The sky was clear and blue, the temperature hanging right at freezing; it was a beautiful winter day for being outdoors, and many were there as part of celebrating the 34th annual Peninsula Winter Games on Saturday.
"You can't beat this weather," said Pam Beard of Funny River, who attended the Kids Carnival outside the Soldotna Sports Center on Saturday.
The carnival featured kick-sledding, hockey puck shooting, ice bowling, snowmachine rides, and a fast trip down a slide made entirely out of carved ice.
"There were a few good wipe-outs at the bottom," Beard said.
Sam Larsen of Soldotna said the ice slide was the favorite attraction for his two young children.
"They loved it," he said. "They did a little butt-bounce at the bottom, but they went right back up."
Larsen said his family returned this year to the Peninsula Winter Games festivities after they had so much fun attending last season.
"Our kids are little and there's a lot geared toward them," he said.
The ice slide wasn't the only thing made from frozen water on Saturday. Katie Falk of Sterling, and her 4-year old daughter, Ariel Hyler, enjoyed watching ice carvers use chainsaws to make sculptures for the ice carving competition.
"She thinks its going to be a skeleton, but I think it might be a bear," Falk said as ice chips and ice dust flew from an artist's blade.
"Its neat to see them transform from a block of ice into a work of art," she said. "I really like seeing them all around town, too."
The ice wasn't the only frozen festivities on Saturday. At the Kenai Peninsula Food Bank children were treated to sweet treats during an ice cream social.
"Dreyers donated 200 cups of ice cream," said food bank executive director Linda Swarner. "And we've been adding chocolate syrup and whipped cream on top."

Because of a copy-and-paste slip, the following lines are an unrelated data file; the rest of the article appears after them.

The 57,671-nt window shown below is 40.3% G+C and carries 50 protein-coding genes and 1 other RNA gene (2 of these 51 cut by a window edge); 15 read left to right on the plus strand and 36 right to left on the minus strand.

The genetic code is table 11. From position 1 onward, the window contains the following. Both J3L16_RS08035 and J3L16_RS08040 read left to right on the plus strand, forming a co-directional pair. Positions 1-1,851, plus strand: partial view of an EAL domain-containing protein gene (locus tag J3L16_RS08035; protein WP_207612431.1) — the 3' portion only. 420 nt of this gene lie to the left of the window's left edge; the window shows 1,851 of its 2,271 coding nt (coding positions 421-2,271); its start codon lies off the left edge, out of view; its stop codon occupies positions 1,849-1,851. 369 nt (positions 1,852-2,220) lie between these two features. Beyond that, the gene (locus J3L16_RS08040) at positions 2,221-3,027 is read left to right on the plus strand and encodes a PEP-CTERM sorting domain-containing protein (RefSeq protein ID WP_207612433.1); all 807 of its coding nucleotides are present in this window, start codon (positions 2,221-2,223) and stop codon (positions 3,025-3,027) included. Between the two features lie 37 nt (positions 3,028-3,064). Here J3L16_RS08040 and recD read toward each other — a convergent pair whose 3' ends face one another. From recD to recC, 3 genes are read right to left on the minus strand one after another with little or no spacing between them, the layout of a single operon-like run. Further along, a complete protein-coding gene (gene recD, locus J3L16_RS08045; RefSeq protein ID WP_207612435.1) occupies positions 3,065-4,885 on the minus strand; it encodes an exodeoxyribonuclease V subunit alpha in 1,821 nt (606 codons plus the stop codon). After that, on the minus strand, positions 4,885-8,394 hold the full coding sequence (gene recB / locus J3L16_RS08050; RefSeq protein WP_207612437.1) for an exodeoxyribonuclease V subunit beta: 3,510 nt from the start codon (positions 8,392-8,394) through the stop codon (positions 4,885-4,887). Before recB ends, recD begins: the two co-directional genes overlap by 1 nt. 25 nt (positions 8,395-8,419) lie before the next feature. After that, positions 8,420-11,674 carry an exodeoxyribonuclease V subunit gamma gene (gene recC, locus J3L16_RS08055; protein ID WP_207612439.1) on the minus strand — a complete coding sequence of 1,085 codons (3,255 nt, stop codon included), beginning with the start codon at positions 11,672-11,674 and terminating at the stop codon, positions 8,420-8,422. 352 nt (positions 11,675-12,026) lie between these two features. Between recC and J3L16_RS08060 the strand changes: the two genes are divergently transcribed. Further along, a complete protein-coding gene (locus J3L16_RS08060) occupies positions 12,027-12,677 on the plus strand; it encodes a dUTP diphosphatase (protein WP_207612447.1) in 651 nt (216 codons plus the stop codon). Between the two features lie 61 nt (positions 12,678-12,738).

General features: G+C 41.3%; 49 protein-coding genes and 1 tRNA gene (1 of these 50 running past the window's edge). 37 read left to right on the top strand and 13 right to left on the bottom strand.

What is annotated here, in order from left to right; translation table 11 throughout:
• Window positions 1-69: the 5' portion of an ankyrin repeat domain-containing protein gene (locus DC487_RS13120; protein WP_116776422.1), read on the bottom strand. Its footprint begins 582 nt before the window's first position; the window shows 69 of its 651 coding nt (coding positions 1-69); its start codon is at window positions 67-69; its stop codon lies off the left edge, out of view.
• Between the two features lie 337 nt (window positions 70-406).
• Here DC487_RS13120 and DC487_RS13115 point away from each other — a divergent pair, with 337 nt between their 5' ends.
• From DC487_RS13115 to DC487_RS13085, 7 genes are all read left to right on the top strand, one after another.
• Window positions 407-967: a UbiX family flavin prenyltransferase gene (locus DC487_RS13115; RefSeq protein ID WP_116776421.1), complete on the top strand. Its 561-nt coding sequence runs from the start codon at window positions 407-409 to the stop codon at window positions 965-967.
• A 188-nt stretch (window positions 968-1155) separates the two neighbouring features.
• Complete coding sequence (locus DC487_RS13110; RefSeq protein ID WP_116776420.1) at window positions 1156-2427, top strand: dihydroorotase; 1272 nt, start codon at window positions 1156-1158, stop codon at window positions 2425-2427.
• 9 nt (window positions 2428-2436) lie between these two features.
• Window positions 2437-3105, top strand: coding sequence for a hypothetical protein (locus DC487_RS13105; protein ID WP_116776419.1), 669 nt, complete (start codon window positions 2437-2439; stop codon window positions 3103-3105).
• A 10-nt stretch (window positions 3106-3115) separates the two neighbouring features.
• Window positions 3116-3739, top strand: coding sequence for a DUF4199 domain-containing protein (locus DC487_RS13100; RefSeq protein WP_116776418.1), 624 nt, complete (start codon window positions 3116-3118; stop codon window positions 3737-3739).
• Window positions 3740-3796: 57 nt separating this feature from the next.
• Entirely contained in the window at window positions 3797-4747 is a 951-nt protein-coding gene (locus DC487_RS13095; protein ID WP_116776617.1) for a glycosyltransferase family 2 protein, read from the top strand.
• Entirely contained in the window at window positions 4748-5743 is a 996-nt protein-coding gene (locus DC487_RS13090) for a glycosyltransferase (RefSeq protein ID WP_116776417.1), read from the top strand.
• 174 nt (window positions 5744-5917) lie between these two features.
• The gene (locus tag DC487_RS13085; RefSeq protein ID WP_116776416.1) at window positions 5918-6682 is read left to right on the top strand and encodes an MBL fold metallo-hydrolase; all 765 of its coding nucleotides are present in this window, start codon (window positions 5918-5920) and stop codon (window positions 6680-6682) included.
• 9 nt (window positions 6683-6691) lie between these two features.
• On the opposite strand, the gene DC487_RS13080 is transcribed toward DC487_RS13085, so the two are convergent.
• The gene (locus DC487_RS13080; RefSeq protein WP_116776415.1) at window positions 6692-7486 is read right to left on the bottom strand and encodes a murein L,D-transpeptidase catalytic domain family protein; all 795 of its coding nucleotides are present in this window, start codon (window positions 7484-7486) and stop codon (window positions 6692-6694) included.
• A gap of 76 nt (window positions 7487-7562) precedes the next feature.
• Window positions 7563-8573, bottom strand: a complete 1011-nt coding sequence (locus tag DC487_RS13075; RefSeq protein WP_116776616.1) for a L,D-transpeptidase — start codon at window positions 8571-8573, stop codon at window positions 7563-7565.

Swarner said the event was a way to satisfy the sweet tooth of children, while also educating their parents to food bank programs and the "Building to Nourish" capital campaign to match a $395,000 grant received from the Rasmuson Foundation. The funding will provide much needed building improvements and allow the food bank to feed more hungry people.
While things remained cool outdoors, the competition heated up on the second day of the Native Youth Olympics in Kenai.
"This is our seventh year, and we just keep growing," said NYO organizer Amber Glenzel. "Typically we have five to seven teams, but this year we have 12 teams and more than 100 kids competing."
Glenzel said many of the competitors practice year-round for the competition, and will also take part in the World Eskimo Indian Olympics and the Arctic Winter Games later in the year.
She said this year's NYO games also incorporated more Dene events -- such as the Indian Stick Pull, Finger Pull and Pole Push, just to name a few of those traditionally common to Interior Alaska Indians -- since these events are part of the other larger competitions.
"Integrating them to NYO allows coordinators from Team Alaska to scout athletes for the Arctic Winter Games," Glenzel said.
All the events are based on individual skill, and many of the medal holders are the same athletes annually, but there are always a few newcomers who displace the seated record holders.
"You never know when you'll have a sleeper who will blow everyone away," she said.
One such newcomer this year was Justin Pena of Soldotna, who competed in the Seal Hop event. This event requires strength and endurance as competitors assume a push-up position, but use their knuckles rather than palms on the floor. They then move forward by hoping in the position, much like a seal.
"He's never gone as far as he did today," Glenzel said of Pena on Saturday. "He won the gold, and its not even one of his primary events."
As to how Pena pulled off his feat, he said it came down to a friendly wager with a friend.
"If I didn't make it to at least half court, I would have to paint my finger nails pink for the next day's events," he said. "I didn't want to do that, so I really pushed myself and made it almost full court."
While not a gold medal winner on Saturday, Caitlyn Tri of Kenai gets a lot more out of the NYO games according to her mother, Rose Carew.
"She's part Alaska Native," she said, " but she didn't know anything about that part of her culture before she got into this. Now she has books to learn Native words, she's in the dance group and she takes this pretty serious."
Tri practices her NYO events three nights a week with her team and her mother said she has even taken steps to practice in her off hours she loves it so much.
"She has a ball and string set up at home to practice the two-footed high kick," she said. "She's not into soccer or basketball, but she loves this."
The NYO competition continues today at Kenai Middle School.
Joseph Robertia can be reached at email@example.com.
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